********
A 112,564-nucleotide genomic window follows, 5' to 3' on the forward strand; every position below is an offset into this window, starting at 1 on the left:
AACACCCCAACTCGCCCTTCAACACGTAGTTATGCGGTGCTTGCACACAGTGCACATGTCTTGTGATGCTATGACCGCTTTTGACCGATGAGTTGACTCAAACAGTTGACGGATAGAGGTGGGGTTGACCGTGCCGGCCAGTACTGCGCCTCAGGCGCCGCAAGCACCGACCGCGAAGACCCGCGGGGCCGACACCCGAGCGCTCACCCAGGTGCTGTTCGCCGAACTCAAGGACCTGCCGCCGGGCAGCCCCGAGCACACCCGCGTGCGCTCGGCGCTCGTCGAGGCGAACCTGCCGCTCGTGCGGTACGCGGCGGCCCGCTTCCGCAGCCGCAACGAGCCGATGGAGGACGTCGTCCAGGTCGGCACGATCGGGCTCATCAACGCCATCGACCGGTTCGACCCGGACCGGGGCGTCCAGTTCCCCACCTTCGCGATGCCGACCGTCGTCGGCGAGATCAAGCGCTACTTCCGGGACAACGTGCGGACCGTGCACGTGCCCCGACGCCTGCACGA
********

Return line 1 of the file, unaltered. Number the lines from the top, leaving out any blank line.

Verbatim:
A 112,564-nucleotide genomic window follows, 5' to 3' on the forward strand; every position below is an offset into this window, starting at 1 on the left: